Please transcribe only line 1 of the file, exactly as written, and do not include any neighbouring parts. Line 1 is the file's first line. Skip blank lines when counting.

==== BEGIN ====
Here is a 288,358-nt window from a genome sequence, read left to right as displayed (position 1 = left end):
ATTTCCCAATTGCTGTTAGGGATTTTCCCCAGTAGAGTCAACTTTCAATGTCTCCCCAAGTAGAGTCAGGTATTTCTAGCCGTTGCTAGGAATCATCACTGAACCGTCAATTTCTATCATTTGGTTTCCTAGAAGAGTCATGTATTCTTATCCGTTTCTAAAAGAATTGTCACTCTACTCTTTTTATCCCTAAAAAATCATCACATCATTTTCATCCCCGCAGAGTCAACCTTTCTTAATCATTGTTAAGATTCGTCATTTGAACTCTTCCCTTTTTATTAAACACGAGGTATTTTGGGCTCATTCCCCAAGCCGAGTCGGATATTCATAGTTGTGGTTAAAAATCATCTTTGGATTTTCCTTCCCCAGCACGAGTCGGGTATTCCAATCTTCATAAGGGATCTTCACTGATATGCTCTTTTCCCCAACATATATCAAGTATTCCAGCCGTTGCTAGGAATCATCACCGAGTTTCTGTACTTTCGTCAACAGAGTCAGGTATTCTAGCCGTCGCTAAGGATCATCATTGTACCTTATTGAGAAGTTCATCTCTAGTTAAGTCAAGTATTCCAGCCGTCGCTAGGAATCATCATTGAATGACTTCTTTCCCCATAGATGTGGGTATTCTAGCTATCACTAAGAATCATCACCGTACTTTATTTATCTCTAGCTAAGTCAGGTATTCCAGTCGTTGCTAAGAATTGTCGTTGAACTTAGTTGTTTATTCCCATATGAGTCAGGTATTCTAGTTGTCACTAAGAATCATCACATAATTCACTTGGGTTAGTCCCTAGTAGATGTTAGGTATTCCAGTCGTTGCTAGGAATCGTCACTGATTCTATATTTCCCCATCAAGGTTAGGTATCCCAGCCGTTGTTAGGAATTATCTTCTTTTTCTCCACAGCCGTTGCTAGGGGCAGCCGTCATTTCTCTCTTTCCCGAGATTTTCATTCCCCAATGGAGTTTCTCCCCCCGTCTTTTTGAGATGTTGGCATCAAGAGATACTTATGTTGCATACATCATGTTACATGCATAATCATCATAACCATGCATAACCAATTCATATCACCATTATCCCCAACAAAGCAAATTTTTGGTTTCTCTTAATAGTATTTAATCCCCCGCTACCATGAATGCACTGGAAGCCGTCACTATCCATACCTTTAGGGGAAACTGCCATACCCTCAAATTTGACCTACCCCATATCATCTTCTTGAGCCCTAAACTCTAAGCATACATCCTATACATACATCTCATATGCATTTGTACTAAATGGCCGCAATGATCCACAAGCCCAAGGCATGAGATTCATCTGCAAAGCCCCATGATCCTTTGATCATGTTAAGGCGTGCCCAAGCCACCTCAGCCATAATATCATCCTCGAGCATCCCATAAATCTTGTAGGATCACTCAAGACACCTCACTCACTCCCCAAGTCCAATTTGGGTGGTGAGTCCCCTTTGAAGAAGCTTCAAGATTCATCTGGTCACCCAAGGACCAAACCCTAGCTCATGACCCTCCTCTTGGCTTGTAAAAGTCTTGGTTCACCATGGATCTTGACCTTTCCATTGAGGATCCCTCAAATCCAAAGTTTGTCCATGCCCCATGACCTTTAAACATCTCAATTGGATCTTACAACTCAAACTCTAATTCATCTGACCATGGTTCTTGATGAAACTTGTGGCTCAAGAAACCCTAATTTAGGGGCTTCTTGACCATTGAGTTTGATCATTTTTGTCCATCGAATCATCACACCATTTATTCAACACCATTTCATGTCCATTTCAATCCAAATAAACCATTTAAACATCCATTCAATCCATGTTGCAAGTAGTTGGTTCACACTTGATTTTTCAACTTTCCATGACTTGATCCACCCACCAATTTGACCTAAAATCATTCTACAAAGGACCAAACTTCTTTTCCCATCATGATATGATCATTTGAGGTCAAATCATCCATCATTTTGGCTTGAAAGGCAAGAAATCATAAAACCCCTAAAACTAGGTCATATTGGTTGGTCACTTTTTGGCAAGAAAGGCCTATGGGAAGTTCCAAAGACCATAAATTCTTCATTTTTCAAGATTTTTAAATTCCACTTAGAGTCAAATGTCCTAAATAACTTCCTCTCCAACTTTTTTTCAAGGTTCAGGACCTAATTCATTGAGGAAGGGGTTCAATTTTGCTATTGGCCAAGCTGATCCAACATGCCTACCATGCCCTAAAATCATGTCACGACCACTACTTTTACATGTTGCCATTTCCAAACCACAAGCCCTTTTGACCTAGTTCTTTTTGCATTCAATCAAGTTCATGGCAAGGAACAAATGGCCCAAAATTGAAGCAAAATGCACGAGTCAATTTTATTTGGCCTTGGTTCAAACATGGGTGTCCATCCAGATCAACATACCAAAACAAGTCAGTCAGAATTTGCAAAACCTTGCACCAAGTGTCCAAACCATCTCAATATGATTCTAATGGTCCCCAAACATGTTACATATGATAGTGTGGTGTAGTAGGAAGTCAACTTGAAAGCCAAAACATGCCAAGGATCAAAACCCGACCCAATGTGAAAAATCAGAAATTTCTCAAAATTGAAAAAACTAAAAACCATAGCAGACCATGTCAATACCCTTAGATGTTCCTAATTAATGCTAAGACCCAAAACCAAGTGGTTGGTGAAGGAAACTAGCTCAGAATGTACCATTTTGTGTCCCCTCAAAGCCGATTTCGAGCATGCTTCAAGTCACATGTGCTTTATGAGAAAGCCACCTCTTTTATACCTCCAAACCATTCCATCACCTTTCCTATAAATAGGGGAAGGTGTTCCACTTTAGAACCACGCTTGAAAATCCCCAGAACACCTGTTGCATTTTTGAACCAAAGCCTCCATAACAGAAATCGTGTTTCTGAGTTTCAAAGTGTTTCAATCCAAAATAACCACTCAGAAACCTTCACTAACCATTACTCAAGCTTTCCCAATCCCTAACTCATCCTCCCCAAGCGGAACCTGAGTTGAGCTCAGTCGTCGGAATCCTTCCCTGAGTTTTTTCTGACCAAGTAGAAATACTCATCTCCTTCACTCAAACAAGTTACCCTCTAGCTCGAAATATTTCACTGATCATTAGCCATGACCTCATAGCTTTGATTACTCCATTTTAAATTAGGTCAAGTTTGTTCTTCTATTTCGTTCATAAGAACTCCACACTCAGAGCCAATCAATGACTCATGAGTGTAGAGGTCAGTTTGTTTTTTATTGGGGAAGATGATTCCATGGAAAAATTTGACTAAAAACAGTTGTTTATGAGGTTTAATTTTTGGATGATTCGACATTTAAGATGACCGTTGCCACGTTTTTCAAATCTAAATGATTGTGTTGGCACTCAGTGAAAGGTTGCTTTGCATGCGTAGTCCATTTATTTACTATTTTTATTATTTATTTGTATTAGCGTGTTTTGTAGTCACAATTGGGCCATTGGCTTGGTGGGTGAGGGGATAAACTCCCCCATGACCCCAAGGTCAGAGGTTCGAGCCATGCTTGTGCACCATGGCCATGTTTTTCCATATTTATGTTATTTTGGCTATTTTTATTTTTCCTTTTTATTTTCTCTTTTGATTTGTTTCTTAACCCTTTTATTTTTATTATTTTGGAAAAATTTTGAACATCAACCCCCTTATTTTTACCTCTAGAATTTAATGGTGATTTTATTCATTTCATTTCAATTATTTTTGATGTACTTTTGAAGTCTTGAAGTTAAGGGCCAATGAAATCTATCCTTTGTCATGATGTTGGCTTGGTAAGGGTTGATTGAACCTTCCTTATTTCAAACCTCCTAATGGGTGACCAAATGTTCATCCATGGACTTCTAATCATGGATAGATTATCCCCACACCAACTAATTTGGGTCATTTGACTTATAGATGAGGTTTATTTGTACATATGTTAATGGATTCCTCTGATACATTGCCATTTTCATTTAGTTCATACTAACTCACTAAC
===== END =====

Here is a 288,358-nt window from a genome sequence, read left to right as displayed (position 1 = left end):